People often get frustrated when they take a picture and the color does not represent what they saw. A prime example is when you take a picture indoors that has a strong yellow/orange cast. Or perhaps when you take a picture of a gorgeous orange sunset but the photo comes out with a blue tint. Understanding what white balance is and how to use it can help you in any of these situations.
What is White Balance?
To put it simply, white balance tells the camera exactly what the color temperature of white is in degrees kelvin (K). Going back to 35mm days, most film was rated at “daylight,” which is about 5200-5500K. If you shot under a lighting condition other than daylight, then you would need to get a correction filter (unless of course you bought tungsten film). White balance eliminates the need for these filters by being able to tell your camera’s sensor what the white point is. The common color temperatures in photography range from about 3200K (orange) to 7500K (blue).
What About Auto White Balance?
Auto white balance (AWB) does a pretty good job in a lot of cases and continues to improve considerably with each new generation of digital cameras. The biggest problem with AWB is it can easily be fooled and overcompensate for a particular light source. This leaves you with an image that might be close to what you want but not perfect. The best way to describe the difference between AWB and preset WB: AWB gets you in the ballpark while preset WB puts you on the pitcher’s mound.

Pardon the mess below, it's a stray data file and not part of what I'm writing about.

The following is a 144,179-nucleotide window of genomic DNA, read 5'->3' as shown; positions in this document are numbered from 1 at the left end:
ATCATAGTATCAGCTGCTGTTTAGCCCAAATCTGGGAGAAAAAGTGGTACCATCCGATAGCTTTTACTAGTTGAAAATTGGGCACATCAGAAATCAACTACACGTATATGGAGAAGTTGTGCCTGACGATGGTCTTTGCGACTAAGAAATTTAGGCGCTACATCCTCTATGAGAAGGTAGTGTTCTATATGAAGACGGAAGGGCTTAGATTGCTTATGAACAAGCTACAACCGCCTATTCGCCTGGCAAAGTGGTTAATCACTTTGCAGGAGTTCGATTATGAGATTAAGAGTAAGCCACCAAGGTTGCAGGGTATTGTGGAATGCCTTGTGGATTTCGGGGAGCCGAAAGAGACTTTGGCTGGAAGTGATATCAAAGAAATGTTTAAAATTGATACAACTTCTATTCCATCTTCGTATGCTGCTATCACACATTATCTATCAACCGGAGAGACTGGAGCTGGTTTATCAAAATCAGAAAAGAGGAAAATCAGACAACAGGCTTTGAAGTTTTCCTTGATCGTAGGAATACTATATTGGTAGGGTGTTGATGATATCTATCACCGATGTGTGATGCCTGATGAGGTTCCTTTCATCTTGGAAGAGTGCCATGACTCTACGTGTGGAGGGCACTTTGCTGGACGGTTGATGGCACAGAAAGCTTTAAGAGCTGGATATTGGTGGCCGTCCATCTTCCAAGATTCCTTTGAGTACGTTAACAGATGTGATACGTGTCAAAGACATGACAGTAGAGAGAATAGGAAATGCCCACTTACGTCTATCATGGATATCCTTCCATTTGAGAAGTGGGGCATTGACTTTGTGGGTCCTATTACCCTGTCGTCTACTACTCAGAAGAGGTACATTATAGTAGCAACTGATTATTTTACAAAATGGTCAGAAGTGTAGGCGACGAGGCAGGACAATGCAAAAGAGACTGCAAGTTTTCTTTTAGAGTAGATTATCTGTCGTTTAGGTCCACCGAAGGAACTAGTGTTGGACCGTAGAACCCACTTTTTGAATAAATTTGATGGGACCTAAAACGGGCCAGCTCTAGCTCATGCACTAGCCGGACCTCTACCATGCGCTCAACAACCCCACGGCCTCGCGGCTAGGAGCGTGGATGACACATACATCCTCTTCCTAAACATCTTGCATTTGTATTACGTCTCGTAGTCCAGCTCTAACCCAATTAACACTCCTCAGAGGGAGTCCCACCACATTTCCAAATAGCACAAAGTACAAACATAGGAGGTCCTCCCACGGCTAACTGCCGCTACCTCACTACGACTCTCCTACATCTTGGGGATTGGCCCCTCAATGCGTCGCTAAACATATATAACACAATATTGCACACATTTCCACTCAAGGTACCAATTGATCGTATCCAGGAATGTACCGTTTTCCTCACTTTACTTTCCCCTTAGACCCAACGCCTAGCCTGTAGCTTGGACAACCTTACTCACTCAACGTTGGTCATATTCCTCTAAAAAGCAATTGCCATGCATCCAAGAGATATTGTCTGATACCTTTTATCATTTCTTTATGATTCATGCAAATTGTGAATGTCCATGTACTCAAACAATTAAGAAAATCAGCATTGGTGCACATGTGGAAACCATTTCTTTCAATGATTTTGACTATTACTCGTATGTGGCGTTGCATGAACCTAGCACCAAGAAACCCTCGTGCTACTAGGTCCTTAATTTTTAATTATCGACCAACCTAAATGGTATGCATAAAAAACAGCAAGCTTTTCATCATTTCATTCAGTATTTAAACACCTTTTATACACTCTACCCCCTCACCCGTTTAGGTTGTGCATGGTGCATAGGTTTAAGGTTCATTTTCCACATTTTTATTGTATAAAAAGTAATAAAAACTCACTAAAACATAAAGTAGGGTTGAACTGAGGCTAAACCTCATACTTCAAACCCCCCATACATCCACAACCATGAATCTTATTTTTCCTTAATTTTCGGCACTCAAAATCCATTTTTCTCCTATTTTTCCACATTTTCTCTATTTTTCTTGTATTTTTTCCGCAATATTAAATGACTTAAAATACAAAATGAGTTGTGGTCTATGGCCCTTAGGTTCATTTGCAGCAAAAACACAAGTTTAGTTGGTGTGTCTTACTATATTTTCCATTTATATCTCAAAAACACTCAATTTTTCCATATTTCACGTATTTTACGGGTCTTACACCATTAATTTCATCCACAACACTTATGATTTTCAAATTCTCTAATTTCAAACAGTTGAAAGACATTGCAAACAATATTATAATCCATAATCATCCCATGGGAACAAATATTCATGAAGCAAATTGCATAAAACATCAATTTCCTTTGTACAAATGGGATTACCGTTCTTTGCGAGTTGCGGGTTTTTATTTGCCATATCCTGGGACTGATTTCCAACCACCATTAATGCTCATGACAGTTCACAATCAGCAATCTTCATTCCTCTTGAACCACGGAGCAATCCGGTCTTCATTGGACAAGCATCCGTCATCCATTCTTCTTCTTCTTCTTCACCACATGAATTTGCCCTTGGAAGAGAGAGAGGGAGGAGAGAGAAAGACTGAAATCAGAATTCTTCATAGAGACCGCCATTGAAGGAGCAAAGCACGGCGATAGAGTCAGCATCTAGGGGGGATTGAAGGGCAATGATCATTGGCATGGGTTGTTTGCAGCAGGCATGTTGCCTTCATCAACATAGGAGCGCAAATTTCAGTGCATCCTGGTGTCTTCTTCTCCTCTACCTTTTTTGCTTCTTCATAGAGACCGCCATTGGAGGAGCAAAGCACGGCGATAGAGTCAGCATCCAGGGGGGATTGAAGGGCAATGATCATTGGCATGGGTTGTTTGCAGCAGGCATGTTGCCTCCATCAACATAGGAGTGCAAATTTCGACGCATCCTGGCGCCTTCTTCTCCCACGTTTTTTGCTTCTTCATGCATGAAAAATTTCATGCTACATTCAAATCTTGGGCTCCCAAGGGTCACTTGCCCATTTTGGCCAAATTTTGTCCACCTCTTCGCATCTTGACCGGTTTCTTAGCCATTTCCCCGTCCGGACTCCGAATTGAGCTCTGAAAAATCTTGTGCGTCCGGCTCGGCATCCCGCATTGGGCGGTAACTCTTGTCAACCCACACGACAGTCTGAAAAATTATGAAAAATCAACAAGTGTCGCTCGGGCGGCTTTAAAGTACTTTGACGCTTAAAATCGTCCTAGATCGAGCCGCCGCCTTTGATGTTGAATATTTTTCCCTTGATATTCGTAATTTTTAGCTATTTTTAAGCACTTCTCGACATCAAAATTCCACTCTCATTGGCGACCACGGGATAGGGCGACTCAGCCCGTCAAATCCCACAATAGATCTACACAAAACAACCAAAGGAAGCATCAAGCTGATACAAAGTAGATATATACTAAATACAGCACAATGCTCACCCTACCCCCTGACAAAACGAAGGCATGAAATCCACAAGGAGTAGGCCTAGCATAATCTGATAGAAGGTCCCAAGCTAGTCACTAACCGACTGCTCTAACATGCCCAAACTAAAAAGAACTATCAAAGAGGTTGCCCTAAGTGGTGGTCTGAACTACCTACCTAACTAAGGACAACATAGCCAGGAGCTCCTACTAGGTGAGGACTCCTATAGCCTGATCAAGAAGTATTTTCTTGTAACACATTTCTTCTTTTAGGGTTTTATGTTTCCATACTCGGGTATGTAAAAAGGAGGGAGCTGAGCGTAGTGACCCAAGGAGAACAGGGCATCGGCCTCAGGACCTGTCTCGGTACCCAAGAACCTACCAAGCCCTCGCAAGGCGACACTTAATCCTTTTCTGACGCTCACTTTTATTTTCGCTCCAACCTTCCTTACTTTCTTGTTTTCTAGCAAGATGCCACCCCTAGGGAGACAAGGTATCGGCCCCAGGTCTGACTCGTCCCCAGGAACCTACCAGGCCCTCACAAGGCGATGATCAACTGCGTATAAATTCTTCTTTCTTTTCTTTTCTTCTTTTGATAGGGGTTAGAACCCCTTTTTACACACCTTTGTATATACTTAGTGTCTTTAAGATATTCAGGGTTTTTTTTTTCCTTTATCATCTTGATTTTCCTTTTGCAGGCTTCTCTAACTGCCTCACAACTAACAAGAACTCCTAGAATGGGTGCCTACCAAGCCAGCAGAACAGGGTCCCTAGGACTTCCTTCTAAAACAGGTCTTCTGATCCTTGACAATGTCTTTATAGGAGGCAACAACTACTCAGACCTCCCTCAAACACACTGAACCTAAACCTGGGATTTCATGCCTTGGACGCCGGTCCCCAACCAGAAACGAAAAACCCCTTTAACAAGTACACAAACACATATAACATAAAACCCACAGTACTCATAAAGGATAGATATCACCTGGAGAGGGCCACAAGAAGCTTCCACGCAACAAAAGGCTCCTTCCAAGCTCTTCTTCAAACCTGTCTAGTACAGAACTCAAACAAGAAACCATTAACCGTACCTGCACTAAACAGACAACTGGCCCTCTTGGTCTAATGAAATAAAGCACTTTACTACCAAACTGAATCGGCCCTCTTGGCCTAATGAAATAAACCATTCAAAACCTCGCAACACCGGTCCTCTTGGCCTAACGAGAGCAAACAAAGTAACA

How Preset White Balance Works
The way a preset WB works is it adds the opposite color to make the light source appear white. This table breaks down the type of light source, its color temperature, what that light source will look like compared to daylight, and what color is added when using that WB.
*Fluorescent light tends to vary based on the type of bulb being used. Most fluorescent light does not fall into the traditional photo color temperature range as it has a strong green cast. Certain daylight or warm balance fluorescent lights fall around 4000-4500K.
Using Preset White Balance to Add Warmth
A common practice for scenic shots is to shoot the WB slightly warmer than the actual light you are in. For example: When I’m outdoors, I often times use the cloudy WB over the daylight WB to add a little extra warmth to the image. There are some situations where you intentionally have to shoot the image at a warmer WB to have the light reflect what you saw. Below is the same image with three different WB settings: the first daylight, the second cloudy, and the third shade.
I really like all three images, but the second is much more representative of what I actually saw. The first one is a little too cool while the third is much too warm. Now in certain situations, you might want to have a warmer or cooler look so hopefully these three shots illustrate that in some shots the right WB setting is the one that you want personally.